A lyric metre named after the Greek poet Asclepiades. It was not as common as the free use of the two Asclepiad one line metres, but was still used by Horace and other Roman and Hellenistic poets.

The metre is made up of two short Asclepiad verses followed by a Pherecratic verse, and concluded by a Glyconic verse in the following scheme:

---^^-//-^^-^-
---^^-//-^^-^-
---^^--
---^^-^-

(Each of the last syllables can be replaced by short ones)

Example (in Latin):

 -- -   ^ ^  -  // - ^ ^  -  ^ -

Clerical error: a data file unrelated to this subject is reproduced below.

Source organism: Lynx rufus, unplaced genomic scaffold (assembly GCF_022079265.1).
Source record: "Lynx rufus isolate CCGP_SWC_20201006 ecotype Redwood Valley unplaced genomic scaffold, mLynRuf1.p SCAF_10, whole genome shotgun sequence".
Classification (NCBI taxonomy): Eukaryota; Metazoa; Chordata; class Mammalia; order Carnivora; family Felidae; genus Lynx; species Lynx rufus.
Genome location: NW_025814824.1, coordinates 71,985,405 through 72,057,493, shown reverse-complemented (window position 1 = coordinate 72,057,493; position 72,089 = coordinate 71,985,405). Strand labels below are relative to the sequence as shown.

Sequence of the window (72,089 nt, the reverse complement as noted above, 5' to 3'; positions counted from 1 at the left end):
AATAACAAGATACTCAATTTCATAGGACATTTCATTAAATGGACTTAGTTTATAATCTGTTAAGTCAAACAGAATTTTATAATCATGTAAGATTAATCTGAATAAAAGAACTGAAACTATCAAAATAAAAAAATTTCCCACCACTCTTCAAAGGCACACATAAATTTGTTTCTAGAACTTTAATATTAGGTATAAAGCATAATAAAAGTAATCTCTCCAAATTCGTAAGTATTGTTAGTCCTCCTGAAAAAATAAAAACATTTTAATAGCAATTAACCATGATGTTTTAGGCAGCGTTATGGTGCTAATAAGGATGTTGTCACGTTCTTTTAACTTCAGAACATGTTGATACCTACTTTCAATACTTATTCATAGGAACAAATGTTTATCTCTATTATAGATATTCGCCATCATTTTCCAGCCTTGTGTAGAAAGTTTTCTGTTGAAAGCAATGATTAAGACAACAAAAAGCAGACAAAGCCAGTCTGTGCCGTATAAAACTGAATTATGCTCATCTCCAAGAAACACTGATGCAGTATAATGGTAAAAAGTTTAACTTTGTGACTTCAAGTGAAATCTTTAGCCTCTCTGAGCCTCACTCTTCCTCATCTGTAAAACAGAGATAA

Dianam tenerae // dicite virgines,
-  -  -    ^^ -  // - ^ ^  -   ^^
intonsum, pueri,// dicite Cynthium
 - - -   ^  ^ -  -
Latonamque supermo
 - -  -   ^ ^ -   ^ -
dilectam penitus Iovi.

(Hor. Od. I, XXI 1-4)

* - long or stressed syllable; ^ short or unstressed syllable; // diaeresis.

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